"The continuous good fortune which has followed me, providing second chances at inventions when the first chance was missed and tossed away, has been all that a man could hope for and more than he has any right to expect."
Edwin Howard Armstrong (1890–1954)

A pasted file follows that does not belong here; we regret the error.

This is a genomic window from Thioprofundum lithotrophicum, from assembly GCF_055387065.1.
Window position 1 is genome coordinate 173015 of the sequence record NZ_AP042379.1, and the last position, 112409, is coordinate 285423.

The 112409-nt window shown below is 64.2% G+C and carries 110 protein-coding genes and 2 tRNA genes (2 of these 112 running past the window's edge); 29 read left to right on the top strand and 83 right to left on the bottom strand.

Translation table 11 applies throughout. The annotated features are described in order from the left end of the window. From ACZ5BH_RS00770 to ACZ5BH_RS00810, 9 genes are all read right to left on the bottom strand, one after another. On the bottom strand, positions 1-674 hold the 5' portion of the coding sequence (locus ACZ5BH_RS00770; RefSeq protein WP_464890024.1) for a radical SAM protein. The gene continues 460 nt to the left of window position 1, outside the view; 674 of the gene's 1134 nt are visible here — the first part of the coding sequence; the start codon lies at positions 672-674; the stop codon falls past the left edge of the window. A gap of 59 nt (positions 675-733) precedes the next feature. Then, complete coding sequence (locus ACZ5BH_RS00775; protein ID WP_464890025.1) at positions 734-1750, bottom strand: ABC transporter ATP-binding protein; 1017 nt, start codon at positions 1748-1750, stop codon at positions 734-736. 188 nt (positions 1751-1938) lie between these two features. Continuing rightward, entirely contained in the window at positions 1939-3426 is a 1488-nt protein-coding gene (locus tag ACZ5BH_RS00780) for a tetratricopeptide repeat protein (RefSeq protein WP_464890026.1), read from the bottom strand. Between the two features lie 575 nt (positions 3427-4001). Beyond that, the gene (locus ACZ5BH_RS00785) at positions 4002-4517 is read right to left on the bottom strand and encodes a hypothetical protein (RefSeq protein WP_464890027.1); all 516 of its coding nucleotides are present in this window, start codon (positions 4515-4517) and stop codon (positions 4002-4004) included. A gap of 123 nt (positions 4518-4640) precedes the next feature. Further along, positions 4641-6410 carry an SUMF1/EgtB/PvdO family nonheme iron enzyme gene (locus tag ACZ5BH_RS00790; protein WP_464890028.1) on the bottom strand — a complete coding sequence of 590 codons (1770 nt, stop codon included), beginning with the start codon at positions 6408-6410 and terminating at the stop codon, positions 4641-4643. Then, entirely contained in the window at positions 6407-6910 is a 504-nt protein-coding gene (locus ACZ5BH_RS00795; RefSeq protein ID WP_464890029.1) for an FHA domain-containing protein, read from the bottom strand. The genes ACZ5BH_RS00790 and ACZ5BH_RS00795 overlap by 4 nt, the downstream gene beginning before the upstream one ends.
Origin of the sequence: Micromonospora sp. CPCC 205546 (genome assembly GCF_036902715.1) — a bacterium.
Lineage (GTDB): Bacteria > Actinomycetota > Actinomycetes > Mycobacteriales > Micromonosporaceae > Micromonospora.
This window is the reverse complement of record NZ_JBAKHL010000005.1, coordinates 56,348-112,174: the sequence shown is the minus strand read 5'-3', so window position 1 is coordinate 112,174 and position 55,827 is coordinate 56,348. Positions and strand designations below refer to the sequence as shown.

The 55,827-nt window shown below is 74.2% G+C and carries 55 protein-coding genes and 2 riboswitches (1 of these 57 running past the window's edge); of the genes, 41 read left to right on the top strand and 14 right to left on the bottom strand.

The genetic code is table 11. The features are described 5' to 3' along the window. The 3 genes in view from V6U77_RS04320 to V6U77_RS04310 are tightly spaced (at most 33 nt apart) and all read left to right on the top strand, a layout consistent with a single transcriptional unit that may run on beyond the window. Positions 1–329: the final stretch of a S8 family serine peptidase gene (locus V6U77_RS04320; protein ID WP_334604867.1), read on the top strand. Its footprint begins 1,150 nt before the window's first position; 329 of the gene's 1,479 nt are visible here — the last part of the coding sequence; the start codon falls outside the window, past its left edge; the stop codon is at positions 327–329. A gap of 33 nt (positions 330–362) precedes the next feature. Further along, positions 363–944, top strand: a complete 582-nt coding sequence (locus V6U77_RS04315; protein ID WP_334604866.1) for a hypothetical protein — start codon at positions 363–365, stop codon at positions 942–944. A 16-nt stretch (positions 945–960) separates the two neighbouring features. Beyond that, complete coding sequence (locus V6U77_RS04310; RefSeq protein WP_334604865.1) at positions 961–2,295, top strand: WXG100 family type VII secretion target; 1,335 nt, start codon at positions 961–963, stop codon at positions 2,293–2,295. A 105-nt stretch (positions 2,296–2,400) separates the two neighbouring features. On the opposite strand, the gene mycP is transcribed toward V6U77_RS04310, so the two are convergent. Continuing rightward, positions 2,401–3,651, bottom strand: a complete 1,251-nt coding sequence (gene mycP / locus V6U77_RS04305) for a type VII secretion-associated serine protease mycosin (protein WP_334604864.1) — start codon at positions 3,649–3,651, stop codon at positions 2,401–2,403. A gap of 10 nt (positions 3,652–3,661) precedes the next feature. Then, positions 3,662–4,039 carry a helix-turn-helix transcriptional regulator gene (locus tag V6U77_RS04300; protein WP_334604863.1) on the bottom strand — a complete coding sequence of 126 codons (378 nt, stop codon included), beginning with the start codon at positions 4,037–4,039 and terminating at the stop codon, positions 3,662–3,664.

Armstrong invented three of the electronic circuits fundamental to modern radio, television, and radar. The first was a new "regenerative" circuit, based on the audion tube, which eventually yielded the first radio amplifier. The second was a complex eight-tube receiver, known as the superheterodyne circuit, that amplified weak signals to a degree previously impossible. This circuit, which Armstrong invented while serving as an officer in the U.S. Army Signal Corps during World War I, remains a basic component of nearly all radio and television receivers today. Most notably, he designed an entirely new system—wide-band frequency modulation (FM)—that offered the highest-fidelity sound yet heard in radio. In World War II he again served in the army, aiding troops in the use of FM radio. Plagued from his early inventing years onwards by legal battles with corporations over the rights to his inventions, Armstrong committed suicide in 1954.